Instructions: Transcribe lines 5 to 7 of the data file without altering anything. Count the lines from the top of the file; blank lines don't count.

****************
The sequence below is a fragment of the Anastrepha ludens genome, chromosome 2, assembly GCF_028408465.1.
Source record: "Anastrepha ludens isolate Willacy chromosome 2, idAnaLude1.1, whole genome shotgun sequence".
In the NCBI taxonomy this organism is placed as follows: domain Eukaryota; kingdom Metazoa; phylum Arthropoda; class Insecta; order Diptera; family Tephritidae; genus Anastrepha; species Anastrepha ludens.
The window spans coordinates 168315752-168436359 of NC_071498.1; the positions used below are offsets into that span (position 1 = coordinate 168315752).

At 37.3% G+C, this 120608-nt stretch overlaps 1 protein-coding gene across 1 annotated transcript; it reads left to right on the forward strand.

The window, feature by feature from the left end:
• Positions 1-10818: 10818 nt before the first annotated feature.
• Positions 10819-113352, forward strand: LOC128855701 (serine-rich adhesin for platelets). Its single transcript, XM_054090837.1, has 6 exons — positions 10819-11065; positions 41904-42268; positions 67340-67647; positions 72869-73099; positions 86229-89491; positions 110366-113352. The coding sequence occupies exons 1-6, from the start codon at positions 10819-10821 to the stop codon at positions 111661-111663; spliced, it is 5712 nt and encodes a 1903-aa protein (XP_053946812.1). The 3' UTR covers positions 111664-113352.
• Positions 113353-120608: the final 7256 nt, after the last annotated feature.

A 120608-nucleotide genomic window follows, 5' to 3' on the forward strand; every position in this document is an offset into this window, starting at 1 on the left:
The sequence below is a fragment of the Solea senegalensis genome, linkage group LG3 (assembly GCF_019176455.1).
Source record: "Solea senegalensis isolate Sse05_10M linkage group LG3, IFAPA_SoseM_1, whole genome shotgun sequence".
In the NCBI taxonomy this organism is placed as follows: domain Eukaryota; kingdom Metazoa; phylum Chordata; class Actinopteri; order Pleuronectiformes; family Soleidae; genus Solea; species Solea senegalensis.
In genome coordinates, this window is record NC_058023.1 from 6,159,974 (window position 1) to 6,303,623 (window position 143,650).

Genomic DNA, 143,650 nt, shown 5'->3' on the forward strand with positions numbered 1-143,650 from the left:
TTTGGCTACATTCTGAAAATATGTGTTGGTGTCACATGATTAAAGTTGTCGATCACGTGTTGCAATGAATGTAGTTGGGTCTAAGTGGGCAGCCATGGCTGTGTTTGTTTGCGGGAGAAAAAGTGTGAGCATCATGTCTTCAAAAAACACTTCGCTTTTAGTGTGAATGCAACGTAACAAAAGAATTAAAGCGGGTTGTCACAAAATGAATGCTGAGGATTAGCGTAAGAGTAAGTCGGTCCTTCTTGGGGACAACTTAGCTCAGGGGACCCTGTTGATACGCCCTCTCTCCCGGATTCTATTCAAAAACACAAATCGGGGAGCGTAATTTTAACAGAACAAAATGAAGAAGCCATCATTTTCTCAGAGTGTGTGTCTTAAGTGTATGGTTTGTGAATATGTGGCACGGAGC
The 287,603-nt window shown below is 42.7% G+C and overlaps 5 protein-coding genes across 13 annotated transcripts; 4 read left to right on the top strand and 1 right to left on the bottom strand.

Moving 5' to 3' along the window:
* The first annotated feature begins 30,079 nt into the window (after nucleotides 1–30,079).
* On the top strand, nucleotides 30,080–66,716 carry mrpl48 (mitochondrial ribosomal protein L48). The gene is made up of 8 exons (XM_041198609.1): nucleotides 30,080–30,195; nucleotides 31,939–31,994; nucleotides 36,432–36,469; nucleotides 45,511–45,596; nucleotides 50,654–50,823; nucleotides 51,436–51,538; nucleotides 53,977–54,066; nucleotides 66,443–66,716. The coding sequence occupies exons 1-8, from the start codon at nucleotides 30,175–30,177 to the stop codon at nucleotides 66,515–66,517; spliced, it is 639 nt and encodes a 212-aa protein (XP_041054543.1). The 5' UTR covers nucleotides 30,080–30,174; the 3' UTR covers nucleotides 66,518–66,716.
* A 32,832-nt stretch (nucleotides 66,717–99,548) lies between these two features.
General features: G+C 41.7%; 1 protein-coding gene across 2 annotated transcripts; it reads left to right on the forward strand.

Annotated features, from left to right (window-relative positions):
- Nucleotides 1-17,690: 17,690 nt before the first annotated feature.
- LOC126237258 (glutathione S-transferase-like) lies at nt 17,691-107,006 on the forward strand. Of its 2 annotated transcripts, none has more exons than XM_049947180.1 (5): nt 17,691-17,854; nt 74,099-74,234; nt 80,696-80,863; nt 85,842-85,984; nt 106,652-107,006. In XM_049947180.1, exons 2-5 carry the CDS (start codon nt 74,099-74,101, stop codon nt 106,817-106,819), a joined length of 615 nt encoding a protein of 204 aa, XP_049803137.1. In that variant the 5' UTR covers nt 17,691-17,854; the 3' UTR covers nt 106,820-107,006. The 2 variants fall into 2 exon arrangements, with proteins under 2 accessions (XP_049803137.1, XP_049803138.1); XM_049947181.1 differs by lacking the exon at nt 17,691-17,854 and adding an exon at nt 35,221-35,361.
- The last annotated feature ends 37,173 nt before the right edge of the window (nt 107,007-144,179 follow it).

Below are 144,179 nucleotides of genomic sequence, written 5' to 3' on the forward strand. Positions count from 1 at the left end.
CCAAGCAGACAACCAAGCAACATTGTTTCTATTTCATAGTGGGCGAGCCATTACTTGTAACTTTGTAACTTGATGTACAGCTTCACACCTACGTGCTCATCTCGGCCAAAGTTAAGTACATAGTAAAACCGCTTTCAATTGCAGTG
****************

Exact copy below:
At 37.3% G+C, this 120608-nt stretch overlaps 1 protein-coding gene across 1 annotated transcript; it reads left to right on the forward strand.

The window, feature by feature from the left end:
• Positions 1-10818: 10818 nt before the first annotated feature.